GEORGETOWN — Ali Barrionuevo followed Georgetown shellfish warden Jon Hentz intently along Reid State Park beach last week, studying where Hentz stopped to dig.

Barrionuevo noted Hentz’s innate sense for finding clams buried in the sand at low tide. She realized quickly this age-old Maine pastime is not as clear-cut and simple as it may look. Yet Hentz, a shellfish warden for 25 years, navigated the wet flats in bare feet with ease, finding and producing 2-inch-long clams within minutes.

“Oh jeez. Start digging. This is the spot,” Barrionuevo whispered to her husband, Carlos, as they watched Hentz find another.

The Barrionuevos were taking part in a free clamming lesson given by Hentz and the Kennebec Estuary Land Trust at Reid State Park. The class, which has been conducted annually for four years, drew more than 60 people again this summer.

More than half who attended had never clammed before. Becky Kolak, program director for the land trust, said most of those who registered were either from Maine or were here for the summer.

Both soft-shell and hard-shell clams are harvested in Maine year round. The peak season is in the summer months, according to the Maine Clammers Association.

Clamming at many state parks is free. The state does not charge fees to recreational clammers – those who harvest up to a peck (equivalent to a bucket holding 9 1/2 liquid quarts) per day.

However, most communities charge for a recreational license, according to Jeff Nichols, the Maine Department of Marine Resources spokesman. The state issues a commercial clam license for $133 for those harvesting more than a peck a day.

While experienced clammers like Hentz can make it look easy, staying bent over while digging down into the wet sand can be tough on the back. And the search is not straight-forward.

“The commercial clammers look like ballet dancers, they do this so easily,” Kolak said.

Beverly and Michael Lytwyn retired to Maine five years ago but had never been clamming before last week’s class. They have watched the many recreational clammers move across Pine Point Beach in Scarborough at low tide, but the Lytwyns still weren’t certain how to find the clams in the sand.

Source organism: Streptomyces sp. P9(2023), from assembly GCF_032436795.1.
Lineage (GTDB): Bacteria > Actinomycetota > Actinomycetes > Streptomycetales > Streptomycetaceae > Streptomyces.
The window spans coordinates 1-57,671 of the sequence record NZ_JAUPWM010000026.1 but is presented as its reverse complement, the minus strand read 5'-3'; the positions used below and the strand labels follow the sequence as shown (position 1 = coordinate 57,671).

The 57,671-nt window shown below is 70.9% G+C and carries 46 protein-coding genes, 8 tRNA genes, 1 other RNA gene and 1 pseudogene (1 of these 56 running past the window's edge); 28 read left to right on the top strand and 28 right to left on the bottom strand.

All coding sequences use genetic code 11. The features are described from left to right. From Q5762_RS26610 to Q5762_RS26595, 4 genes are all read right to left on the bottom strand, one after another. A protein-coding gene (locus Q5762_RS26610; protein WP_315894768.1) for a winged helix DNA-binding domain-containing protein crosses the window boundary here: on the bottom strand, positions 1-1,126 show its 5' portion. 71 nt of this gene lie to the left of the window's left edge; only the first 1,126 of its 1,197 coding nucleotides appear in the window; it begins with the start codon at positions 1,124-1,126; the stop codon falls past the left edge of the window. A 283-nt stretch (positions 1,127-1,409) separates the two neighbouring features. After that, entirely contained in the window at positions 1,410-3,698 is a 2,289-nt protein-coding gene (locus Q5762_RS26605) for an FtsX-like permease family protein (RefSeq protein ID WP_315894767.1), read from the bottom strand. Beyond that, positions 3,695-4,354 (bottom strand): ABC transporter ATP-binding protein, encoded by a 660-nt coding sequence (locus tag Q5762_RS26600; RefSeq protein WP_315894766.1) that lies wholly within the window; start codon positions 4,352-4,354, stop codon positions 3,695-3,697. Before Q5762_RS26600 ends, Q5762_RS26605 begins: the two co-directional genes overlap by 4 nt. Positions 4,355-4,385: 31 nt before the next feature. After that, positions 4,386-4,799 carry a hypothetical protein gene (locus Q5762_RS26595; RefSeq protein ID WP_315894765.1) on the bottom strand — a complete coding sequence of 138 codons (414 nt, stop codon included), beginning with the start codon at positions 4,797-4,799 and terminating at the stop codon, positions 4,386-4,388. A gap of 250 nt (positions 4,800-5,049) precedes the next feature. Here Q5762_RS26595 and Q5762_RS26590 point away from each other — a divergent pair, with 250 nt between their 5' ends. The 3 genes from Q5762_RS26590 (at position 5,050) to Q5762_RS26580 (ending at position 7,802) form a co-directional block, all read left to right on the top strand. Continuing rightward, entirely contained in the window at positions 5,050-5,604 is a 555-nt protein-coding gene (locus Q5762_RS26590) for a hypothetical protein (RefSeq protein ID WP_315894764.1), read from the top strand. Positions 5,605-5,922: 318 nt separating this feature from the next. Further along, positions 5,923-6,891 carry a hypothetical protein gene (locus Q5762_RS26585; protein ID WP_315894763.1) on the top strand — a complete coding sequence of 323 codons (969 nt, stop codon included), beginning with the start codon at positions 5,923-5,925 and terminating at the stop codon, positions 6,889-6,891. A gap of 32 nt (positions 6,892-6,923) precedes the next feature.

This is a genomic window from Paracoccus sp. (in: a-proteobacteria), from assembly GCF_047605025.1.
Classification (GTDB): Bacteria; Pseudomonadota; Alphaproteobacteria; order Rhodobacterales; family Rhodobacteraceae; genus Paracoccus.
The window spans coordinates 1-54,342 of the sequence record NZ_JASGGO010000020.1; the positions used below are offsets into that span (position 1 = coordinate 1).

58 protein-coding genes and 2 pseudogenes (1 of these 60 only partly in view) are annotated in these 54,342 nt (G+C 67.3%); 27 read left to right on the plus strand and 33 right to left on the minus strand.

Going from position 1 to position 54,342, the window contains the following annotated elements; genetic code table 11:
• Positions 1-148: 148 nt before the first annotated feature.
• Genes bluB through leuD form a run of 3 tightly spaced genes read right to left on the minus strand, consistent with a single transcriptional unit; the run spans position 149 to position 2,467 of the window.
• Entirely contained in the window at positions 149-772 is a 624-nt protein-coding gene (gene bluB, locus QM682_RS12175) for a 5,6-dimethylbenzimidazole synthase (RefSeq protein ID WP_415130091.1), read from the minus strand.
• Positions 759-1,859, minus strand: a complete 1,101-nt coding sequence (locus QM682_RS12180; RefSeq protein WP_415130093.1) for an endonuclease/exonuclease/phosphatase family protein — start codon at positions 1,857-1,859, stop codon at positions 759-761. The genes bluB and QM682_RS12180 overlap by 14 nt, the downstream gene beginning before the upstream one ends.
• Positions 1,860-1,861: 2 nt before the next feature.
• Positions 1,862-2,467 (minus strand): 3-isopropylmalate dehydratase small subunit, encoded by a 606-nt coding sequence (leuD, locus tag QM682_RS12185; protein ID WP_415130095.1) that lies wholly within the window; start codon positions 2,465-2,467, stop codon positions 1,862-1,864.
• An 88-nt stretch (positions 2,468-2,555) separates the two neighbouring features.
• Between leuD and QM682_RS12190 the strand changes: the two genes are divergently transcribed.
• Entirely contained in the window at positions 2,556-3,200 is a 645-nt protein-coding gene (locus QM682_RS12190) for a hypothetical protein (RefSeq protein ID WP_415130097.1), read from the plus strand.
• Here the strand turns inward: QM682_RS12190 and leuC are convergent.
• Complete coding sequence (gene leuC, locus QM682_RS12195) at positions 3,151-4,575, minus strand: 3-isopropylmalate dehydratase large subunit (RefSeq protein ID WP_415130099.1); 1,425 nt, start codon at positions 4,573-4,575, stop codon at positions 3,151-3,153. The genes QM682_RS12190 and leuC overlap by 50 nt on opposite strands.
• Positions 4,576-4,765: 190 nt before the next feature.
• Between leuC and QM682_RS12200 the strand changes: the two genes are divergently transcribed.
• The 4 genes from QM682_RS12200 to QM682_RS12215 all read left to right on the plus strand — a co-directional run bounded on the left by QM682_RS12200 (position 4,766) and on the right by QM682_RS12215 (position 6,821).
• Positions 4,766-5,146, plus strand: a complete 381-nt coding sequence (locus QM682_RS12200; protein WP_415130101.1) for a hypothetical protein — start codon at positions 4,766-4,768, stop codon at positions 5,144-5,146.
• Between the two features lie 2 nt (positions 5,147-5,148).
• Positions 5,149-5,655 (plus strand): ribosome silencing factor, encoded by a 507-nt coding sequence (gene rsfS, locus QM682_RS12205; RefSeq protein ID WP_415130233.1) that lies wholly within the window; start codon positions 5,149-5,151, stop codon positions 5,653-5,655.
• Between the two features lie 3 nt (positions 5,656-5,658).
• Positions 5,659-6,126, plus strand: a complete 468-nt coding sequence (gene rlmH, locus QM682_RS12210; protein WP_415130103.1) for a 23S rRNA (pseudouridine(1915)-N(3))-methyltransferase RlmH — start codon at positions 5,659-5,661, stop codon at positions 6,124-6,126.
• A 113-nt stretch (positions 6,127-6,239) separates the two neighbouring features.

An hour after digging up roughly a dozen clams, they decided steamers were best harvested by the experts.

“I don’t mind spending $12 for a bucket at the store now,” Beverly Lytwyn said.

John McIlvain has summered or lived in Georgetown for 40 years. He’s lived up the road from Reid State Park for 40 years but had never dug for clams at the park before.

Last week he and his two granddaughters and son-in-law were all down on their knees hunting for clams.

“I live right around the corner. I’m down here a lot. I don’t see so many people out doing it,” McIlvain said.

What Hentz said clammers want to look for is a hole in the sand indicating a clam’s siphon, which is the tube that allows the clam to strain out food from the water around its shell. Placing a rake or shovel just above the hole and pulling the sand back may help reveal the clam below the surface.

And then there is the legal size to consider. At least 90 percent of clams in a peck must be at least 2 inches long, Hentz said.

Most taking part in the lesson at Reid State Park were finding small clams.

When Hentz looked at the crowd moving east to west he said to himself with a nod farther down the beach: “Those people there should be digging over there.”

Behind him Ali Barrionuevo said to the shellfish warden: “You don’t have to tell me twice.”

And with that she and her husband moved to a stretch of smooth sand, ripe with holes.

Ali noted an hour’s work digging and hunting for clams is no easy task.

“It would be hard way to make a living,” she said.

In the summer, Hentz said he gets six to seven calls a day on his cell phone. He hopes the calls are tips on where illegal clamming is taking place. Hentz is looking for violators, to educate if not fine.

Mostly what he gets are recreational clammers wondering which end of a clamming rake is up.

“Mostly it’s people who want to know what a peck is, or where to dig,” Hentz said.

 


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